Five new reviews from Keith Wolzinger: from a jazzy Yizkor, to New Jewish dance music from France
I am still months behind in posting reviews from Keith Wolzinger's Klezmer Podcast blog. Here are some exciting recordings as I slowly catch up (and yes, there are a host of my own reviews to come soon, I hope):
First, I have to mention David Chevan's most recent recording for the High Holidays, this one featuring Hazzan Alberto Mizrahi, as well as his Afro-Semitic Experience. Each time Chevan undertakes this sort of project, he finds new ways to explore, and incredible partners, and this recording from Mizrahi is no exception. But don't take my word for it. Check out Keith's review of David Chevan / Yizkor.
Many of us have been noticing that there is a plethora of exciting new Jewish-derived hip-hop, rock, world beat. From my vantage, I can also testify that an awful lot of it is getting to Paris, which has turned into the latest hotbed of new Jewish music. It's about time, then, that JuMu, the main Parisian agent of new music should put out this recording. This isn't just a chance to hear more familiar names like David Krakauer, Sophie Solomon, SoCalled, Hip Hop Hoodios, Oi Va Voi, or the Frank London Klezmer Brass Ensemble. There are also the French bands that haven't been heard in this country at all. Check out JuMu Presents Nu Jewish Music Vol. 1 and see if we're not in agreement.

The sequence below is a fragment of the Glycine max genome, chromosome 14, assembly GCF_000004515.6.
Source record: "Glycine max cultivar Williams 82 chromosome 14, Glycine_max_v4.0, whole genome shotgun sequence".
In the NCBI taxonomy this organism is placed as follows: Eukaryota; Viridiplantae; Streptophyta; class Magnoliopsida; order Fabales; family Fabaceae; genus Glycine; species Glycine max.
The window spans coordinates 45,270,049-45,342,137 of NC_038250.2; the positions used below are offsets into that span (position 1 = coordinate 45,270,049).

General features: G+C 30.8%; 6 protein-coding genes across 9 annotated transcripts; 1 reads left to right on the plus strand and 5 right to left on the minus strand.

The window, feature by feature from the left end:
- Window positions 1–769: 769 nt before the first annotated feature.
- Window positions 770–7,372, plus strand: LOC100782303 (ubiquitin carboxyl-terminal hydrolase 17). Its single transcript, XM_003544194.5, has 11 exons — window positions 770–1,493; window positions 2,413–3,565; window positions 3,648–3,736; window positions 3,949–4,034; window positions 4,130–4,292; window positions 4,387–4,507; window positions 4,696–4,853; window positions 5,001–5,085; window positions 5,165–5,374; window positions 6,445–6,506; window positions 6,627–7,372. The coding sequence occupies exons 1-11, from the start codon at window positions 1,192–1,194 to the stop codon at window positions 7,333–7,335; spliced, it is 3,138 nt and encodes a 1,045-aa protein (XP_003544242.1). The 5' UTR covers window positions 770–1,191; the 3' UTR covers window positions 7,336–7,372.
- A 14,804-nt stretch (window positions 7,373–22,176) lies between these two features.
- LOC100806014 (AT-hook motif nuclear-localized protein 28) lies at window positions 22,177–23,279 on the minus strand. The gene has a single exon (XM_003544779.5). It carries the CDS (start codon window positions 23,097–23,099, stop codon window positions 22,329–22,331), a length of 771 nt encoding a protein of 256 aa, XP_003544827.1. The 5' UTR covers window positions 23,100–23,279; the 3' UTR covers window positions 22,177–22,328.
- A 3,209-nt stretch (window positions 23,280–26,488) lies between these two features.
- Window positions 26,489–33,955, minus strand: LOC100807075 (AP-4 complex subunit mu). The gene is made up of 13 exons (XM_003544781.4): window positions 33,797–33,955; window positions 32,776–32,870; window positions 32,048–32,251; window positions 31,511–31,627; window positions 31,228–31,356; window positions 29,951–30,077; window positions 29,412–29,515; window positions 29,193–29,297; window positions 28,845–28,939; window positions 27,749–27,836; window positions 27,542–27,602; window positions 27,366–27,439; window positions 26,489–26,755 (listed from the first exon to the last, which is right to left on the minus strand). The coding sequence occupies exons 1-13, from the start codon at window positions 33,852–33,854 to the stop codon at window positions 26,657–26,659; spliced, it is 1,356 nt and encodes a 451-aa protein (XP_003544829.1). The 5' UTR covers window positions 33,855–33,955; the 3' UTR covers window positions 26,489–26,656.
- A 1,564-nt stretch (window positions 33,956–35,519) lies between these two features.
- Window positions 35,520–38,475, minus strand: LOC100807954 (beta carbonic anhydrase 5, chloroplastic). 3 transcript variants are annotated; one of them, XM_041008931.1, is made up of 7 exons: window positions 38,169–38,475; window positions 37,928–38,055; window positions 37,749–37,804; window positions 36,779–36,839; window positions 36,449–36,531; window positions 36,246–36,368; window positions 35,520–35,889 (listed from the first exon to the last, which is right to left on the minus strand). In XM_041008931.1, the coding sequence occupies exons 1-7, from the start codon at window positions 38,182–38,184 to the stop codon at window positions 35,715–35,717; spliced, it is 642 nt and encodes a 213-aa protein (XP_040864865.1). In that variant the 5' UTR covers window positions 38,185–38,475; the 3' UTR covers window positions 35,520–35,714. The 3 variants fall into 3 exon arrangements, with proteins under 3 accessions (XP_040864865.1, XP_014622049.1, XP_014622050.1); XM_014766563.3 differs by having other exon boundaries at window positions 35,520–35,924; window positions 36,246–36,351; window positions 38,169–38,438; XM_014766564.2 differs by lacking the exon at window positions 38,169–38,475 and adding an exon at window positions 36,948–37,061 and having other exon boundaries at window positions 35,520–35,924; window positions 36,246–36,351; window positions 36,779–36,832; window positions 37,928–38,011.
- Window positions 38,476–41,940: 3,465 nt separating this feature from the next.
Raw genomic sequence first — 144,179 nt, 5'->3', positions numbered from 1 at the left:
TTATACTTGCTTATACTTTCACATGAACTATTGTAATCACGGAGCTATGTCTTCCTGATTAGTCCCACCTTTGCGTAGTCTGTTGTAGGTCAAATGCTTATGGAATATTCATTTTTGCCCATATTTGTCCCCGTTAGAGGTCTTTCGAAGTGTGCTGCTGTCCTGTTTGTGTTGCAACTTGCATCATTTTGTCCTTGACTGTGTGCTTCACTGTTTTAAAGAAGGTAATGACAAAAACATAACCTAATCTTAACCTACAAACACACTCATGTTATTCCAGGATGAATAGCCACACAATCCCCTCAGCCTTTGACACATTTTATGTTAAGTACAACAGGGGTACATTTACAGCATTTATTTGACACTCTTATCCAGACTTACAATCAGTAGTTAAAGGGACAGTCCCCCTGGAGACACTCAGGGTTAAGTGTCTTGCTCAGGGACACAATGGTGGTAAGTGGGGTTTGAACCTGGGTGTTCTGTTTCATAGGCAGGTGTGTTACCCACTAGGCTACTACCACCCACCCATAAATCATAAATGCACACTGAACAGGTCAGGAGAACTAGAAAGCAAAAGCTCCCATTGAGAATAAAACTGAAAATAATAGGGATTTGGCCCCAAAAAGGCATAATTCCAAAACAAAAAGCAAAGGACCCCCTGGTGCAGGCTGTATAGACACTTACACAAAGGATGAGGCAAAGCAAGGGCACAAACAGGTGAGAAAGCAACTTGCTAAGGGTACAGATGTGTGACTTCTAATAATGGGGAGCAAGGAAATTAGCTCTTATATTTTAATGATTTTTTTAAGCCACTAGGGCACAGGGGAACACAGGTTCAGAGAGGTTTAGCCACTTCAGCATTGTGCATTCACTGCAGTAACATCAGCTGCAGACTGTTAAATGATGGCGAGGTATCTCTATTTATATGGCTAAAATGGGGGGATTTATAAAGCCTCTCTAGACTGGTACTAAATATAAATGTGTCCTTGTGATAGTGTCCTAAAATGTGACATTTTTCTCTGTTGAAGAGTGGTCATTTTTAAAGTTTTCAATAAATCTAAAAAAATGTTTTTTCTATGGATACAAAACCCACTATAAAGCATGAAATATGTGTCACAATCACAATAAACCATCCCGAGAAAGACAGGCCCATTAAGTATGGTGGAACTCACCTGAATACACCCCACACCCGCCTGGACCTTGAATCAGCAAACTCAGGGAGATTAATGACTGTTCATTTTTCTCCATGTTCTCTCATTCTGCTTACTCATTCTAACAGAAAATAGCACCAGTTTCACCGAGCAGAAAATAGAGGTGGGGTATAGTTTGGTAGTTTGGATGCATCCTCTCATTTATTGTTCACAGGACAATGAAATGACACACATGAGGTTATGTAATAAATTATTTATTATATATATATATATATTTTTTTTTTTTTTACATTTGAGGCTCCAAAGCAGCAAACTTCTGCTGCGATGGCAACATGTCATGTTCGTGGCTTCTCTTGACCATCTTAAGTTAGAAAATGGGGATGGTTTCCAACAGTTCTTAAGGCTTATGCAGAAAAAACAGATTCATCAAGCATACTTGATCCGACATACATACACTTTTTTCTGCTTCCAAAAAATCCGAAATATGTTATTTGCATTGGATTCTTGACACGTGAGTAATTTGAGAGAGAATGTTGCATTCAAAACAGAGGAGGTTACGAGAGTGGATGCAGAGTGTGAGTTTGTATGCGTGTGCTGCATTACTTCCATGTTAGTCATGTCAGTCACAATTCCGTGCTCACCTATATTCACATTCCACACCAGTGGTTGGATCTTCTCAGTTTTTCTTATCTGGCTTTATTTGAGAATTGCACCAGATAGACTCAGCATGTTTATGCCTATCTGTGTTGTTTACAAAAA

When friends and I went to view Ladino rockers DeLeon at a local club several months ago, there was little other than the novelty of Ladino to perk up our ears. Now, Keith listens to their CD and comes away quite excited about where the band is now, and where they may go: DeLeon.
I had an entirely different experience last year when in Toronto (one of my favorite cities, and an incredible Jewish music—or world music in general—town). Fern Lindzon was holding court at a local jazz club. Here was a chance to hear an anchor of both The Lithuanian Empire and Sisters of Sheynville playing straight-forward jazz (with some much-appreciated personal twists) with some friends. It was a delightful evening, and Keith gets the same buzz from her solo album, Fern Lindzon / Moments Like These.
And, speaking of Jazz, along with Eastern European folk music, we have the STriCats, an innovative ensemble from the Netherlands. This could take some explaining (or you could just listen), so I'll let Keith do the honors: STriCat / rates & good people.